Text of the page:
War of the Rebellion: Serial 065 Page 0051 Chapter XLVII. OPERATIONS IN CHARLESTON HARBOR,ETC.

Search Civil War Official Records

Troops were all landed during the night,and advanced a mile and at half to Legare's plantation, where we remained until daylight, July 3, when we advanced, skirmishing with the enemy's cavalry for about 5 miles,when they retreated across the bridge, taking it up behind them. Our lines were immediately advanced to the bank of the creek and attempt made to cross. I was ordered by General Birney to the left of the line to communicate with the fleet and General Foster. The following are the messages received and transmitted:

---- ----:

Anything to communicate?

---- ----.

---- ----:

We have found a battery of rifled guns. We are trying to flank it.

---- ----.

---- ----:

How is it going?

---- ----.

General FOSTER:

They have a squadron of cavalry, with a light battery on the other side of deep creek; only approach commanded. We are trying to flank them. Your shells are bursting in our lines. Lengthen your fuses. Our whole force is on right side of road. Shall cross if possible. All bridges destroyed. Ammunition most gone for howitzers. Our skirmishers are as near as we can get. Two wounded.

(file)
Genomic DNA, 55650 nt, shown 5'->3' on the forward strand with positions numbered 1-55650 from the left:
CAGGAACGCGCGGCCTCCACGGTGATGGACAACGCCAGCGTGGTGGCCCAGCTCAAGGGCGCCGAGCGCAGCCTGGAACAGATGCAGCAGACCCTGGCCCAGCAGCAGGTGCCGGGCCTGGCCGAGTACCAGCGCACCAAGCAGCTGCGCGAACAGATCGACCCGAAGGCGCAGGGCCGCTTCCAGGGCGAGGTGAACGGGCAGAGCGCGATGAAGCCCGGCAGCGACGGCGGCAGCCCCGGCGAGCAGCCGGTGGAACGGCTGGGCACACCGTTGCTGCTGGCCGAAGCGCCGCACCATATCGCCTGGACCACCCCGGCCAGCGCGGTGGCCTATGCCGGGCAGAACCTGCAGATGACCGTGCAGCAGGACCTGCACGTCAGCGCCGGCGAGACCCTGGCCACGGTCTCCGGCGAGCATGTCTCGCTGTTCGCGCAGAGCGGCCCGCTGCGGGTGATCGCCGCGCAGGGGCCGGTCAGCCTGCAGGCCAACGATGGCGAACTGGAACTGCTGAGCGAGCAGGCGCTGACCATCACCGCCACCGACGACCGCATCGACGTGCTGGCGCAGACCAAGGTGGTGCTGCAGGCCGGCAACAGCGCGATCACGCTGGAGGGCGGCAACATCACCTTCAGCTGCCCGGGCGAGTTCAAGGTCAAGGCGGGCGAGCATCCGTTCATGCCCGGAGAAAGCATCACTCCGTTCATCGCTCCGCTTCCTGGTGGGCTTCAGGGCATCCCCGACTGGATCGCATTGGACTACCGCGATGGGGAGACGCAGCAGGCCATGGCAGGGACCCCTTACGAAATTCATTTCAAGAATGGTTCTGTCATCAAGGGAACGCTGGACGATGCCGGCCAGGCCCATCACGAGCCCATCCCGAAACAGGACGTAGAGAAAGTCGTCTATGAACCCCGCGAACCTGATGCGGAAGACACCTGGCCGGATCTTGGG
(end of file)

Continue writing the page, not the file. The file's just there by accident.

BIRNEY,

General.

General FOSTER:

We have a boat and will cross creek as soon as possible.

BIRNEY,

General.

General BIRNEY:

Cross if possible.

FOSTER,

General.

General FOSTER:

I think I shall be ready to storm the battery by 10 o'clock. Troops are thrown to the right seeking a place to cross.

BIRNEY,

General.

General FOSTER:

Crossing impossible, except directly in face of battery, six guns; creek 10 rods wide, mostly swamp; boats useless; could not trust these troops to make the assault. We are on an island and cannot flank. Advise the withdrawal from this point.

BIRNEY,

General.

General BIRNEY:

Keep your present position and do all you can all day. You will withdraw under cover of the night. I will place the guns-boats to cover your embarkation.

FOSTER,

General.

We retained our position until after day, when the troops were silently withdrawn and were all embarked by 1 o'clock a.m., July 4,and we moved from the river inside the bar. At daylight crossed the bar and proceeded to Stono River and moved up the river opposite James Island, July 4, 1864.

General BIRNEY:

Land you troops as fast as possible, using all your boats, and join General Schimmelfenning.

FOSTER,

General.